Located in New Woodbridge, Potomac Science Center, an environmental research and education complex, is now officially open, and research is already being done inside the 50,000-square-foot building on the Occoquan River at Belmont Bay.
The waterfront center, George Mason University’s newest facility, is home to the Potomac Environmental Research and Education Center, or PEREC, which will occupy much of the building. There are wet labs for teaching and research, lecture rooms, offices, a spatial analysis laboratory and a library resource center. And, of course, there is the Occoquan River.
Peggy Agouris, the dean of College of Science at George Mason University, spoke at a recent dedication ceremony, and said that the scientists at the center would be working to develop a “greater understanding of the ecological conditions of the Chesapeake Bay Watershed.”
Scientists working at the center will focus on restoration of the Potomac River and Chesapeake Bay, global climate change, suburban sustainability and management of natural ecosystems, according to a university press release.
The center will also welcome high school students from across the region who are interested in science, said George Mason University President Ángel Cabrera. He went on to say that the scientists at the center would be immersed in their research at the same time they would be involved in the community. “This is not just scientists working in isolation. They are totally connected to the environment around them and to the communities around them. We are going to inspire new generations of scientists. You’re going to see great stuff happen in this incredible facility.”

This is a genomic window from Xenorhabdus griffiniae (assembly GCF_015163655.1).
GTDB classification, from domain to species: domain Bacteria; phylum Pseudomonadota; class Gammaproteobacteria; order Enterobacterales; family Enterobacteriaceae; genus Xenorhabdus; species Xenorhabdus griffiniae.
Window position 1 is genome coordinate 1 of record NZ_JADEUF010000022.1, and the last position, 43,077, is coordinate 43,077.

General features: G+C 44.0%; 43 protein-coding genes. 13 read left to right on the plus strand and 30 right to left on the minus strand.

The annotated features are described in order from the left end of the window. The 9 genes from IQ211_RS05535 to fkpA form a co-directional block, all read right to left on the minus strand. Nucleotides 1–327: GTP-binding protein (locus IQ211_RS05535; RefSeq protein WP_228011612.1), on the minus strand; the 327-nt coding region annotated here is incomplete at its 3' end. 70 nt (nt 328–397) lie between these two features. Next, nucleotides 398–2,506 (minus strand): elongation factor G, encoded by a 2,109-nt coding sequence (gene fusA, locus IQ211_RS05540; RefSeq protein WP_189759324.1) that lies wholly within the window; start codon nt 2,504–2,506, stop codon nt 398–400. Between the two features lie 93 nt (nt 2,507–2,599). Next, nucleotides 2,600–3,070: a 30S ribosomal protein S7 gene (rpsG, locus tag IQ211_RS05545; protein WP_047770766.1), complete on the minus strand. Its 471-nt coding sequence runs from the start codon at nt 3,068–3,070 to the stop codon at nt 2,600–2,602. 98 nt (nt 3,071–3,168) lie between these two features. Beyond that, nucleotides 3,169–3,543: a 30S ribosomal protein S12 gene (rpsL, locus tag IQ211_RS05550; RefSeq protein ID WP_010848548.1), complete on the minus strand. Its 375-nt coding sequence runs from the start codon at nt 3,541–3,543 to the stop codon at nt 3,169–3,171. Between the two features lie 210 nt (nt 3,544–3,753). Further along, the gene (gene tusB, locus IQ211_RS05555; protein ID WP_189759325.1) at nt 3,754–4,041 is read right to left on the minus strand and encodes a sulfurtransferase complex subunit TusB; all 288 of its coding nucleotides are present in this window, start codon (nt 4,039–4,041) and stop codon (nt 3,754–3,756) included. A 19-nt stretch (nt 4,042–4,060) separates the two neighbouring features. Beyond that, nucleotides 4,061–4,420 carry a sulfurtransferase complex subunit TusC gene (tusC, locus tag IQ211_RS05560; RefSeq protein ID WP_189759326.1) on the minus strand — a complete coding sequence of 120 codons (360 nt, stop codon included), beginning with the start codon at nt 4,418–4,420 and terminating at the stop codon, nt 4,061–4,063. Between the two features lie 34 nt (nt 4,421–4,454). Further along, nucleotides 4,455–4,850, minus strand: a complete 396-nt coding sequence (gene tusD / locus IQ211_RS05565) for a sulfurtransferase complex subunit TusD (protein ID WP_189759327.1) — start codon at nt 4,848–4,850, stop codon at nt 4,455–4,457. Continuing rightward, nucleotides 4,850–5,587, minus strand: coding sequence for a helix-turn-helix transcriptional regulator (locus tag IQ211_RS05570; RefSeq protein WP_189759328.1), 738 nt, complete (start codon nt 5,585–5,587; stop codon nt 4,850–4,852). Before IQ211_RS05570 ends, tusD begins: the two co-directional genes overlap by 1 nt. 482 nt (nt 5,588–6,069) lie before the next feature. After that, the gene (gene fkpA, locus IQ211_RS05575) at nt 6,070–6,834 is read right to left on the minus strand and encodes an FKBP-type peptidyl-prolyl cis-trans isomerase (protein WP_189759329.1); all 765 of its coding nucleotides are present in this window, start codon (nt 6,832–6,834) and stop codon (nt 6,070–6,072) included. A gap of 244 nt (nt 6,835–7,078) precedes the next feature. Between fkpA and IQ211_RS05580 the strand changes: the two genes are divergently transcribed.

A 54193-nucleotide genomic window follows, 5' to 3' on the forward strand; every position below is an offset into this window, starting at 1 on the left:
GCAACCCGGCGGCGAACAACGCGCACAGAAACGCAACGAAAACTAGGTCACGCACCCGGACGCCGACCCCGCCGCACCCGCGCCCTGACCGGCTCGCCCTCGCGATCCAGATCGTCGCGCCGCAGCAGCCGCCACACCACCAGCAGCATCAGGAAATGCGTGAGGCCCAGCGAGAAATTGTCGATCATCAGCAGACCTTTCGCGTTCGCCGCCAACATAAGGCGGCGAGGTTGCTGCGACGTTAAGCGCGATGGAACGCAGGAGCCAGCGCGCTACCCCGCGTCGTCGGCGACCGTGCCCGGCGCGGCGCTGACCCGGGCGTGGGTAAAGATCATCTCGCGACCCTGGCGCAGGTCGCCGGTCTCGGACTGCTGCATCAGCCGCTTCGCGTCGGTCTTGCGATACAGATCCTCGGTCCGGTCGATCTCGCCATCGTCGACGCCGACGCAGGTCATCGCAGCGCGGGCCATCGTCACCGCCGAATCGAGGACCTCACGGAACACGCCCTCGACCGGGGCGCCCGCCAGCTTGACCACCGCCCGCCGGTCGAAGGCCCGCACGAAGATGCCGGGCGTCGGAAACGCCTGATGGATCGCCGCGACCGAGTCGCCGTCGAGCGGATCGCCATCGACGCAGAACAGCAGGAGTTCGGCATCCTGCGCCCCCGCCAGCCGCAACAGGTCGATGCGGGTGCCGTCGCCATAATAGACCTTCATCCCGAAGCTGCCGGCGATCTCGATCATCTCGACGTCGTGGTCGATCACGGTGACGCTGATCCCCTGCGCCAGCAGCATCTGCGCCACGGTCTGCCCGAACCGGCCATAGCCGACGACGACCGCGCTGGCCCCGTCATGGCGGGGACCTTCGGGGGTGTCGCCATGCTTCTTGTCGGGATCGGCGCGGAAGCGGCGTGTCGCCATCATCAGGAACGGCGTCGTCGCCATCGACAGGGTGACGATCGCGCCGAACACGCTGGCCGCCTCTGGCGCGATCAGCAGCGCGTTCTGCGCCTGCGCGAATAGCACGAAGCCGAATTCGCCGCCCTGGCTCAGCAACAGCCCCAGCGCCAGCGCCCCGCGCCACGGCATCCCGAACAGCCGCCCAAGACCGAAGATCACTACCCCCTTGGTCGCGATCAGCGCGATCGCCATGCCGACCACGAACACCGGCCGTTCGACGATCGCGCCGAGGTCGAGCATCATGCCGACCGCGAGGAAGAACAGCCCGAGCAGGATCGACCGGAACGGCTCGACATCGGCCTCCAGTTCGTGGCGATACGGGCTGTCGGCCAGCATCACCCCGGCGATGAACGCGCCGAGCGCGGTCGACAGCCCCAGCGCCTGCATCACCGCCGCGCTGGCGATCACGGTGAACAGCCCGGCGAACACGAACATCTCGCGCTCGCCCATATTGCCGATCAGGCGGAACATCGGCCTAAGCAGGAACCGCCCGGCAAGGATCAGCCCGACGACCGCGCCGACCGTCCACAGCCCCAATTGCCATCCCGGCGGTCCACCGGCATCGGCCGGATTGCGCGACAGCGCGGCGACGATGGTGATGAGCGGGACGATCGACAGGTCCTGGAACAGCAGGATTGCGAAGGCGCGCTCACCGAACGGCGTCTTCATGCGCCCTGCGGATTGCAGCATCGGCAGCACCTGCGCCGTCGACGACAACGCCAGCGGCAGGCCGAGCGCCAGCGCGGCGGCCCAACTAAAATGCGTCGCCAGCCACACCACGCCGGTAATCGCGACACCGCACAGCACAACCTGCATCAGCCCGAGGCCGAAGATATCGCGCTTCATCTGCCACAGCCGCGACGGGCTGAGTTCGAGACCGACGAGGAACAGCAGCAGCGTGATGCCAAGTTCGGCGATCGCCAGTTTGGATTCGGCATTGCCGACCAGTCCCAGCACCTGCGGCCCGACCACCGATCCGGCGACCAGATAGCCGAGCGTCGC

Woodbridge District Supervisor Frank Principi said the science center, a public-private partnership, would further science, technology, engineering and math (STEM), programs in Prince William County. “We see this center as an investment in the STEM education curriculum in the area. The award-winning K through 12 programs that are already being offered by George Mason will continue to spark our children’s interest in science.”
Jeff Kaczmarek, the director of the Prince William County Department of Economic Development, said the center is a boon to the county. “The Potomac Science Center is a tremendous asset to not only Prince William County, but the entire Greater Washington Metropolitan region. The center is viewed as a key building block in growing technology business clusters, STEM activities, workforce development and more. And we looking forward to supporting its full potential.”
Virginia Lt. Gov. Justin Fairfax said he believed the center would have a wide-ranging impact. “I am so honored to be here with you today on this very special occasion, this dedication of a wonderful facility that really is going to not only bring us into a much brighter future, but leave a lasting legacy here in Prince William County, but really across the commonwealth and I believe, ultimately, throughout the country.”